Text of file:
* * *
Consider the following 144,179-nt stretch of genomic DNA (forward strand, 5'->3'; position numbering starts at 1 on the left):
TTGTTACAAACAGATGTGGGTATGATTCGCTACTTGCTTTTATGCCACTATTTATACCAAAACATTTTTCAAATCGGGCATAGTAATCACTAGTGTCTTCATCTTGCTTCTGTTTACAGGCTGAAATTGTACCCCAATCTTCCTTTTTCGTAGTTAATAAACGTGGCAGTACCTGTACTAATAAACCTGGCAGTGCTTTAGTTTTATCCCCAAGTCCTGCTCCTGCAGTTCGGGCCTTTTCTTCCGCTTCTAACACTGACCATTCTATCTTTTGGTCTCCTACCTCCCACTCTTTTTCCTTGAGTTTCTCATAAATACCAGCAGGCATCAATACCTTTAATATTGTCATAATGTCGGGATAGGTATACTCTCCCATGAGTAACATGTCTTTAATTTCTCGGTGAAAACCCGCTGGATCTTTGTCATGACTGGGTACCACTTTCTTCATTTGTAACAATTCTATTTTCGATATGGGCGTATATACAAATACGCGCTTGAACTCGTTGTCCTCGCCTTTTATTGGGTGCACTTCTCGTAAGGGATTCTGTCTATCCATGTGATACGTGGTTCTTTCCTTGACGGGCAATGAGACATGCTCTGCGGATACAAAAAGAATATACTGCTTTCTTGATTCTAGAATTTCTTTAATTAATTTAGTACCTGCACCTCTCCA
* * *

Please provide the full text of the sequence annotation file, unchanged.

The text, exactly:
Consider the following 144,179-nt stretch of genomic DNA (forward strand, 5'->3'; position numbering starts at 1 on the left):
TTGTTACAAACAGATGTGGGTATGATTCGCTACTTGCTTTTATGCCACTATTTATACCAAAACATTTTTCAAATCGGGCATAGTAATCACTAGTGTCTTCATCTTGCTTCTGTTTACAGGCTGAAATTGTACCCCAATCTTCCTTTTTCGTAGTTAATAAACGTGGCAGTACCTGTACTAATAAACCTGGCAGTGCTTTAGTTTTATCCCCAAGTCCTGCTCCTGCAGTTCGGGCCTTTTCTTCCGCTTCTAACACTGACCATTCTATCTTTTGGTCTCCTACCTCCCACTCTTTTTCCTTGAGTTTCTCATAAATACCAGCAGGCATCAATACCTTTAATATTGTCATAATGTCGGGATAGGTATACTCTCCCATGAGTAACATGTCTTTAATTTCTCGGTGAAAACCCGCTGGATCTTTGTCATGACTGGGTACCACTTTCTTCATTTGTAACAATTCTATTTTCGATATGGGCGTATATACAAATACGCGCTTGAACTCGTTGTCCTCGCCTTTTATTGGGTGCACTTCTCGTAAGGGATTCTGTCTATCCATGTGATACGTGGTTCTTTCCTTGACGGGCAATGAGACATGCTCTGCGGATACAAAAAGAATATACTGCTTTCTTGATTCTAGAATTTCTTTAATTAATTTAGTACCTGCACCTCTCCA